You've got it exactly right. It's well-imagined and well-written. Worth reading for sure. Thanks!
Good books, like good friends, are few and chosen; the more select, the more enjoyable.
-Louisa May Alcott

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kandscreeley
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Post by kandscreeley »

Prisallen wrote:
23 Mar 2020, 11:12
I have to admit that I let fear control some of my experiences, which I wish wasn't so. This book may be just what I need to put my fears in the proper perspective. Thank you for an interesting and well-written review!
It's hard not to let fear control you. The author gives you an interesting perspective on that. It will make you think. Thanks!
Good books, like good friends, are few and chosen; the more select, the more enjoyable.
-Louisa May Alcott

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Post by Cecilia_L »

I can see why this book might be hard to classify, but the portions about letting go of the past and living in the present piqued my interest. Thanks for the recommendation!

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Post by AvidBibliophile »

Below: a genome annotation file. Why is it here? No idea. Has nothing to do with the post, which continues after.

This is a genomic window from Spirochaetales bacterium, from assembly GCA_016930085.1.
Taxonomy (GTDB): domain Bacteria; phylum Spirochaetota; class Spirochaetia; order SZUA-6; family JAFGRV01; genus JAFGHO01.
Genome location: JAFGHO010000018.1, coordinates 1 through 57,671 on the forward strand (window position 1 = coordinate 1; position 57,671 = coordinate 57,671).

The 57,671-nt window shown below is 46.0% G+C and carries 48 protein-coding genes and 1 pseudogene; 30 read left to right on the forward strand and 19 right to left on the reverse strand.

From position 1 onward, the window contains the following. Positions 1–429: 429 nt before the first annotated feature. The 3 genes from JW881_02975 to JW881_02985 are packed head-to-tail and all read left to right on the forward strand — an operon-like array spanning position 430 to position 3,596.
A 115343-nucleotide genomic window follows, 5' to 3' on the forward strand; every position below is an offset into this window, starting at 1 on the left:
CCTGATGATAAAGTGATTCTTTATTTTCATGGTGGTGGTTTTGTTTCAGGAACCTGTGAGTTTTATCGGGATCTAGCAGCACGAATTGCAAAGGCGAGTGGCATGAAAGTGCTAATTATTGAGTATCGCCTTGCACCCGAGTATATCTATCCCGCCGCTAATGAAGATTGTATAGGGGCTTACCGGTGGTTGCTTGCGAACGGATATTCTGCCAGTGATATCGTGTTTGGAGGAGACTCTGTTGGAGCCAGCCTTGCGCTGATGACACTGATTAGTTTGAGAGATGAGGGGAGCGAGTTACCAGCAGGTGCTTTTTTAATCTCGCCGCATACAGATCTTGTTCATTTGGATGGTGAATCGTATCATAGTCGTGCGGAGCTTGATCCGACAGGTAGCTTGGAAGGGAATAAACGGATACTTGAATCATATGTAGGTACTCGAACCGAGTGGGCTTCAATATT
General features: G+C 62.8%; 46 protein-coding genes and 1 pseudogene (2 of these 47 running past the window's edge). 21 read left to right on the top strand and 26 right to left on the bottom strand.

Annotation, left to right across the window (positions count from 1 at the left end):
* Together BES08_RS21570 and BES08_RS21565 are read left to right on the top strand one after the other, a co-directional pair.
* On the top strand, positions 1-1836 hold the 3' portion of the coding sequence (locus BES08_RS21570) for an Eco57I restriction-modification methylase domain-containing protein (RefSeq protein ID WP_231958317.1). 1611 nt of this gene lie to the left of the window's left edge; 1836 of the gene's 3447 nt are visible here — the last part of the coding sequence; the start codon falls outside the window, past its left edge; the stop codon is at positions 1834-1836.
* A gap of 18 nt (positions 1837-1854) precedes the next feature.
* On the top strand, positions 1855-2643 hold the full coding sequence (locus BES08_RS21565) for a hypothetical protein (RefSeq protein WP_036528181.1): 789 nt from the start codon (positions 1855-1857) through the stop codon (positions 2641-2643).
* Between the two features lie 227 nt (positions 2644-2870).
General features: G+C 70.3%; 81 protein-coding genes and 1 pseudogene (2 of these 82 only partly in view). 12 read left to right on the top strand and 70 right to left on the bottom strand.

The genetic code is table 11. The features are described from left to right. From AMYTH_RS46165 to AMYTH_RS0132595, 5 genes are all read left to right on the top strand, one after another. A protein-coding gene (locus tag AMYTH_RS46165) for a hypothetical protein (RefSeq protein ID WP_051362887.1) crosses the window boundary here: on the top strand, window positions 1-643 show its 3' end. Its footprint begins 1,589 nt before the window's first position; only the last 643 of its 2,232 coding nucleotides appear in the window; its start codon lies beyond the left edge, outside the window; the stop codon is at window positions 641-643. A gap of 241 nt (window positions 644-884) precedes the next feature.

With a choice between being a lighthouse keeper’s apprentice and a generational chicken farmer, I think Sam chose well! I was curious about the potential sci-fi/fantasy aspect of it, since that part didn’t present itself in the book’s description, so thanks for addressing that component of the tale. Great review!

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Post by Dannyphery »

Wow...
This story sounds really interesting with a lot of messages...
Lighthouse keeper soulds well written too.
Nice review

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Post by kandscreeley »

Cecilia_L wrote:
23 Mar 2020, 11:51
I can see why this book might be hard to classify, but the portions about letting go of the past and living in the present piqued my interest. Thanks for the recommendation!
Despite being hard to classify, it's worth a read. Great points. Thanks.
Good books, like good friends, are few and chosen; the more select, the more enjoyable.
-Louisa May Alcott

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Post by kandscreeley »

AvidBibliophile wrote: